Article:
2019-03-13 / ChatterBox

The Chatter Box

By Deborah Bennett

Did you know that March is Women’s History Month? What? You had no idea! Well, neither did I. But since I now know, I thought it might be interesting to share a few little known historical facts about three women who “changed the world” – Source: thestoryexchange.org. I found it interesting and hope you will, too.

When most girls her age were preparing for marriage, 16-year-old Eliza Lucas Pinckney was managing three slave plantations in South Carolina. Determined to reduce her family’s debt, she tried growing ginger, alfalfa and other experimental crops to little success. Then, in 1739, she planted the first North American indigo plant, which was used to dye textile fabrics in England’s mills. With the help of her father’s connections, Pinckney learned how to successfully grow, cultivate, and export indigo. By 1775, South Carolina was exporting over 1 million pounds of indigo annually, with a present-day value of $30 million.

Most people know who wrote the Declaration of Independence, and some know who signed it. But who published it? Mary Goddard, Baltimore’s first postmaster, and likely the U.S. government’s first female employee. Goddard made her name as publisher of The Maryland Journal for 10 years while also managing Baltimore’s post office during the Revolutionary War. In 1777, Goddard printed the first copy of the Declaration with the identities of the signers revealed — a huge political moment that brought the signer’s names into fame while hers sank into obscurity. In 1784, her brother, William, forced her out of the family business and took over her position as publisher of the Maryland Journal. Five years later, she was fired as postmaster because the new postmaster general, Samuel Osgood, claimed “more travelling might be necessary than a woman could undertake.”

To cut a long story short, Madam C.J. Walker was the first American woman to become a self-made millionaire. Orphaned at 7, married at 14, and widowed at 20, she was a single mother earning $1.50 a day as a washerwoman. Two decades later, she owned a million-dollar hair-care empire. How did she “do” it? Born Sarah Breedlove, she was the first in her family to be born into freedom, but it hardly made her career any easier. According to Time magazine, even the idea that launched her entrepreneurial success arose out of hardship: she realized she was losing hair. In the 1890s she relocated to Denver (where, apparently, black women’s hair suffered from the dry climate) and developed a hair growth formula which she turned into a lucrative line of hair products: “Madam Walker’s Wonderful Hair Grower.” Off the heels of her products’ success, she expanded into more cosmetic markets from shampoos to cold creams to hot combs.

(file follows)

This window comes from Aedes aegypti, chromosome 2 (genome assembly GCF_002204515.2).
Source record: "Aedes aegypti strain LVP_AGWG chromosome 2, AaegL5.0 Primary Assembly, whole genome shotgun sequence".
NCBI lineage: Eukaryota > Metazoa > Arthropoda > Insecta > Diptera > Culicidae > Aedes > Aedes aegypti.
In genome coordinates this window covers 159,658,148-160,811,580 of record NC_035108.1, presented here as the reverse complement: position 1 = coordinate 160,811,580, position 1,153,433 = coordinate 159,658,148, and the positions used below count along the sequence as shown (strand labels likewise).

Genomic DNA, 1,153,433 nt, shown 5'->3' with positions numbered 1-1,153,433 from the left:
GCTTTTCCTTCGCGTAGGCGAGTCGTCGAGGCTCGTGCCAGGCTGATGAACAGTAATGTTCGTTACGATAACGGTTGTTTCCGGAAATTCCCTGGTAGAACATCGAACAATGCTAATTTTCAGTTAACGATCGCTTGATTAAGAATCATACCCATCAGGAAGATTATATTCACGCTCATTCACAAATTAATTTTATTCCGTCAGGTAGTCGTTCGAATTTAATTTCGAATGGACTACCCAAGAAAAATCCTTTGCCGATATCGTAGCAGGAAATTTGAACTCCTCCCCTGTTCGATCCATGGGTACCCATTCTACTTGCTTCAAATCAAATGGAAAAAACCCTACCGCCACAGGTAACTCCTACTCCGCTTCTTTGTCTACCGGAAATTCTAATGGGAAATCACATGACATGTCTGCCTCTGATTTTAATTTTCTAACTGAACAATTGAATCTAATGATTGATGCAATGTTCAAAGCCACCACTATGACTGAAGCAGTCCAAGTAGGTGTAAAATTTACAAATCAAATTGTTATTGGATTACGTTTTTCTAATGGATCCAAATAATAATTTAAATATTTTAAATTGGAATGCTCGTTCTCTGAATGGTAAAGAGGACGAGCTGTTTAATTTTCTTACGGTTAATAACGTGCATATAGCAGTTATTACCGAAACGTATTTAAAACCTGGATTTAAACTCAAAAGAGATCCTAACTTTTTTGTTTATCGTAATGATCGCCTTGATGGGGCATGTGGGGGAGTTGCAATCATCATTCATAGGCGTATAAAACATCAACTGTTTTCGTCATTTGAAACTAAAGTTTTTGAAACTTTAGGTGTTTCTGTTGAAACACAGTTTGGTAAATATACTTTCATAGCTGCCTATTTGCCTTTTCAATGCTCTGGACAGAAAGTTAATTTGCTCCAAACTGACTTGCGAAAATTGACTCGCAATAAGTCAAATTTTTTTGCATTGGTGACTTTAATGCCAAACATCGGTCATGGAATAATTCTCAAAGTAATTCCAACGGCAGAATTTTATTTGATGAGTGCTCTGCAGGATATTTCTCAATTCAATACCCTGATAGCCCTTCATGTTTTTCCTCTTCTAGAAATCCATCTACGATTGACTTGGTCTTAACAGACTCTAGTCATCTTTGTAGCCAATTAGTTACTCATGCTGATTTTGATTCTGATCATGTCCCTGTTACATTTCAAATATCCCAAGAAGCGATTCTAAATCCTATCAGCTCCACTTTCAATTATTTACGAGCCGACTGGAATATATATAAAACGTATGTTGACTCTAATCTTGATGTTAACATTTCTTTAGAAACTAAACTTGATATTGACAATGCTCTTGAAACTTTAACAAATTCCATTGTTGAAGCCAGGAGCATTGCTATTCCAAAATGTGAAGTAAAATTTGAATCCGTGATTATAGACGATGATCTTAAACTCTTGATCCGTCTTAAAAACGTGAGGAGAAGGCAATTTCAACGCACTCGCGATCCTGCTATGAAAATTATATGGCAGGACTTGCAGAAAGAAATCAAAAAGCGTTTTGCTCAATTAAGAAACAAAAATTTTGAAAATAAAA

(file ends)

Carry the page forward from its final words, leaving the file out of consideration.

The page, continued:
Other “world-changers” listed are: fashion designer Coco Chanel, beauty queen Estee Lauder, Chinese cook Joyce Chen, Annie Easley who wrote rocket codes for NASA, and the first lady of Wall Street Muriel Siebert.

Happy birthday this week to: George Hall, Rose Small, Brittania Cosby, Cad Davis, Phil Rhodes, Bonnie Becton, Embree Jenkins, Caleb Michael Golden, Jody Lyn Wilson, Freddy Gillis, Amy Keldie Petty, Sandra Black, Maghan Wilson, and Mark Keller.

Celebrating wedding anniversaries are: Mr. and Mrs. Darrel Clifton, Mr. and Mrs. Dale Wiggins, Mr. and Mrs. Johnny Becton, and Mr. and Mrs. Phil Rhodes.

Military Active Duty

A1C Lewis Conley Drake, Kirtland AFB, Albuquerque, NM; Col. James Eldridge Davis, U.S. Air Force, DoD Pentagon, Washington D.C.; TSgt. Jeremy M. Chestnut, U.S. Air Force, Keesler AFB, Biloxi, MS; CPT Justin G. McBride, U.S. Army, Fort Stewart, GA; Chief Warrant Officer 5 Darryll L. Simpkins, U.S. Army, Fort Gordon Logistics Readiness Center, Augusta, GA; Tech Sgt. Stuart Burrus, U.S. Air Force, Shaw AFB, Sumter, S.C.; E-4 Christopher Simmons, U.S. Army, Missouri; E-3 Ralphael Franklin Lovett, U.S. Army, Kuwait; E-4 Rhonda Lovett, U.S. Army Reserve, Augusta, GA; Airman First Class Aaron Comstock, U.S. Air Force, Shaw AFB, Sumter, S.C.; E-5 She’nice Thompson, U.S. Army, 25th Sustainment Brigade, HHC 25th Special Troops Battalion, Wahiawa, Hawaii; and Major D. Slade Burke, U.S. Air Force, 48th Logistics Readiness Squadron, RAF Lakenheath, United Kingdom.

Return to top